A NUMBER ON IT
My father was completely lost in the kitchen and never
ate unless someone prepared a meal for him. When Mother was ill, however, he
volunteered to go to the supermarket for her. She sent him off with a carefully
numbered list of seven items.
Dad returned shortly, very proud of himself, and proceeded to unpack the grocery bags. He had one bag of sugar, two dozen eggs, three hams, four boxes of detergent, five boxes of crackers, six eggplants, and seven green peppers.
Fine With Me
A state trooper stopped a Congressman for going 15
miles over the speed limit.
After he handed him a ticket, the Congressman asked, “Don’t you give out warnings?”
“Yes, sir,” he replied. “They’re all up and down the road. They say, ‘Speed Limit 65.'”
The classified ad said, “Wanted: CEO needs a
one-armed consultant with a social sciences degree and five years of
A man who wanted the job asked, but failed the requirement asked “I understand most of the qualifications you required, but why ‘one armed’?”
The CEO answered, “I have had many consultants, and I am tired of hearing with each advice the phrase ‘on the other hand.'”
Dropping A Line
Before the ’60s, most teenagers used self-control.
Practice courtesy. You never know when it might become popular again.
What a wonderful life I’ve had! I only wish I’d realized it sooner.
I try to lose weight, but it keeps finding me.
A hundred men may make an encampment, but it takes a woman to make a home.
Whenever buying a gift for a couple celebrating their 60th anniversary, buy them something they will use right away.
I know that you’re nobody’s fool, but maybe someone will adopt you.
A perfect example of minority rule is a baby in the
The world is full of willing people, some willing to work, the rest willing to let them.
If something goes without saying, let it!
Regular naps prevent old age, especially if you take them while driving.
I figured out a way to slow down inflation. Turn it over to a government worker!
The only one of your children who does not grow up and move away is your husband.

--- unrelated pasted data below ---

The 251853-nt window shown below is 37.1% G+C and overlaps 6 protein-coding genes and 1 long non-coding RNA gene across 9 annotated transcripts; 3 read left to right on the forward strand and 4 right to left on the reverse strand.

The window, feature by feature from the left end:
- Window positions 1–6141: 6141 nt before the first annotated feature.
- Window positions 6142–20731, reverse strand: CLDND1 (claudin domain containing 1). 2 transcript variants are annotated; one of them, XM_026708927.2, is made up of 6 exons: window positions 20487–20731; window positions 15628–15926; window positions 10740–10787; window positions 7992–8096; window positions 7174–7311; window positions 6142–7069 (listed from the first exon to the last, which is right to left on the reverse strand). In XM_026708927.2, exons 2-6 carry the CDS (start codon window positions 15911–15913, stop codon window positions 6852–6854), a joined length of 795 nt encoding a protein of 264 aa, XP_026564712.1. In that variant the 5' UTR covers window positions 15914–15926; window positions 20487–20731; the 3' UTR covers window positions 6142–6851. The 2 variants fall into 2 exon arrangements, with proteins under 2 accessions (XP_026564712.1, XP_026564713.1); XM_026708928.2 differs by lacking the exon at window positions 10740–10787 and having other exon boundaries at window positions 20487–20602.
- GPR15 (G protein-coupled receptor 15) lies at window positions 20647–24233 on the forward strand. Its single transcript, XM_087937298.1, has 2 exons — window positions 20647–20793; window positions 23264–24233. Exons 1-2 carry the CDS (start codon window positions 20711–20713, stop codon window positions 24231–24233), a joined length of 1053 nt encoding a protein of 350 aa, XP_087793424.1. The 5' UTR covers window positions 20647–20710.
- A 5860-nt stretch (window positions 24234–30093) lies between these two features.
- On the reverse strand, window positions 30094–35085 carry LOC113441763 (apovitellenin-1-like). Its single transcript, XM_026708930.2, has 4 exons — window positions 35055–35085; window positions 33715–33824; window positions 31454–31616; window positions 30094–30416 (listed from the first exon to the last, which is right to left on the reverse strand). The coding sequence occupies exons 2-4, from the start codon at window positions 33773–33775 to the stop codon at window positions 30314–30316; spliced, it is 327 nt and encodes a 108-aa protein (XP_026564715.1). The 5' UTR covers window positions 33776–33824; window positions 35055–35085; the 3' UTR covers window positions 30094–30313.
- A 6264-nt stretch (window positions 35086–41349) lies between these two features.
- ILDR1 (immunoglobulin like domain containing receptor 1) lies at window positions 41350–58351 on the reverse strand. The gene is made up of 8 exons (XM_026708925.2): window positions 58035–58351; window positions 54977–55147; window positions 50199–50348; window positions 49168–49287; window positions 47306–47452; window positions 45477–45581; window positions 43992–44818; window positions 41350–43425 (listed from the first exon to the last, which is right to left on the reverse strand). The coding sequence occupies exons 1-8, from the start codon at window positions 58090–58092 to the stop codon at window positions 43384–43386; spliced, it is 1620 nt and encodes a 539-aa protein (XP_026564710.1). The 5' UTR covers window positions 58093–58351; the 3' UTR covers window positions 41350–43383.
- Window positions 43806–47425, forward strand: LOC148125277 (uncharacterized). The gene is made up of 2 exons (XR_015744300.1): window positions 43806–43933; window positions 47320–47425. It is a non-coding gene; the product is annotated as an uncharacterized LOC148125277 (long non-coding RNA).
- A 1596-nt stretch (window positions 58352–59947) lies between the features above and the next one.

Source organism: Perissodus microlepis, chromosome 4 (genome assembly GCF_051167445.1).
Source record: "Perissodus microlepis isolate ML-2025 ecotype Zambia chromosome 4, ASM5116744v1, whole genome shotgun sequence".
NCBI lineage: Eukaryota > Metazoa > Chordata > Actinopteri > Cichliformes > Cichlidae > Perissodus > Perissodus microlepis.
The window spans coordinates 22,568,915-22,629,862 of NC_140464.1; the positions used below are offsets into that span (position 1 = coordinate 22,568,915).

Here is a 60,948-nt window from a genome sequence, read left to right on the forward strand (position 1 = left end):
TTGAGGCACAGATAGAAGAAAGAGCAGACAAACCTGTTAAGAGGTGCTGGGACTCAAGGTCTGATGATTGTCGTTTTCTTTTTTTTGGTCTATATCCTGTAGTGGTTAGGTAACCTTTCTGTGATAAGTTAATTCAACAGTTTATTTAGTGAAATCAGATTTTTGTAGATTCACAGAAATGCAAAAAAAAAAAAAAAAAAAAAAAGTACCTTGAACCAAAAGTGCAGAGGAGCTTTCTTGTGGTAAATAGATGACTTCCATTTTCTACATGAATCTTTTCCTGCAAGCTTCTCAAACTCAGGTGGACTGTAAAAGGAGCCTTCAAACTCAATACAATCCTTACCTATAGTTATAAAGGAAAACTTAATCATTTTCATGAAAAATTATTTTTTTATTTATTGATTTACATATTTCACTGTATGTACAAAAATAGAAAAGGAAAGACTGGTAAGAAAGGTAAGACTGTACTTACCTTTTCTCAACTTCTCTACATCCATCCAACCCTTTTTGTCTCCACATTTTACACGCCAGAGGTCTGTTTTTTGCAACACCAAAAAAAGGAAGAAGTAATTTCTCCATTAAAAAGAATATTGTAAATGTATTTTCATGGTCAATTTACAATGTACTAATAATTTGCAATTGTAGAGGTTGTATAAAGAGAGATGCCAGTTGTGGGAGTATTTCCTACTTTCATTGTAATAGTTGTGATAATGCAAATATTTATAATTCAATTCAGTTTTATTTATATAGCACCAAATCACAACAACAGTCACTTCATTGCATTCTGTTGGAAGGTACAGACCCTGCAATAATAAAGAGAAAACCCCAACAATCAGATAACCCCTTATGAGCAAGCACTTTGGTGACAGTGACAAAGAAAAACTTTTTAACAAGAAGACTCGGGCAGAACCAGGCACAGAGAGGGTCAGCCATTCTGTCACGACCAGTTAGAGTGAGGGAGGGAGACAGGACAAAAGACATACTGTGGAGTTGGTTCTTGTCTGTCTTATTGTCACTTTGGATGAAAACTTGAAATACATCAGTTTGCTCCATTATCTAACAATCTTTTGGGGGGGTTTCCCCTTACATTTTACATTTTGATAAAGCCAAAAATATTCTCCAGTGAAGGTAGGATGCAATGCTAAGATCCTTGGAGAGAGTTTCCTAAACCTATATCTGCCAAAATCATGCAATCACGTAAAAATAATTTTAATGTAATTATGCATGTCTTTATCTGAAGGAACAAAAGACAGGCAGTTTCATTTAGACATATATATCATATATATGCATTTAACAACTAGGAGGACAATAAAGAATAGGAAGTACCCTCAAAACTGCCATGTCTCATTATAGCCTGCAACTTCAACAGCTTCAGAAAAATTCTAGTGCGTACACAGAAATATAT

IBM has been trying to increase market share by recruiting to
more obscure markets for Internet access. They’ve even attempted to get
monasteries connected to the Internet. At one small monastery in France, the
monsignor, Father Jean-Paul, was not interested in getting access to the
Internet, but one monk, Brother William, tried to persuade him. As an
additional incentive, IBM even offered to give them free access for one year.
The Father finally agreed but only under strict conditions that the monk would
only use the Internet for biblical research.
Brother William started using the Internet and became amazed at the amount of information available. He downloaded texts of the Dead Sea Scrolls and biblical commentaries, and he talked with people who studied the ancient Greek and Hebrew languages. Father Jean-Paul was impressed with the research done and the amount of information available, but he continued to warn Brother William about the temptations of the Internet.
Well, Brother William continued his research, and soon he became a bit of an authority himself on biblical matters. Soon, people were e-mailing him for information on the Bible and spiritual matters. He would answer their questions and even set up his own “Dear Monk” Web site. He even started sending out weekly heartwarming stories about how God was working in people’s lives. Eventually he noticed that many people kept asking the same questions over and over, so he created a little booklet of frequently asked questions about God. But now Brother William had a dilemma. He knew that according to human nature, people value information more if they have to pay for it, but he had taken a vow of poverty and did not want any money. So, he decided to set up charity fund for widows and orphans, and all proceeds from his booklets would go to charity. So Brother William set up an Internet business where people would order one of his booklets, and he would send it to them after they sent a small amount of money to the charity fund.
When Father Jean-Paul discovered what Brother William had done, he discharged him immediately from the monastery. It seemed that the Father did not like his monk e-business.
Kathryn’s 5-year-old developed a strong interest in
spelling once she learned to spell STOP. After that, she tried to figure out
her own words. From the back seat of the car she’d ask, “Mom, what does
“Nothing,” Kathryn said.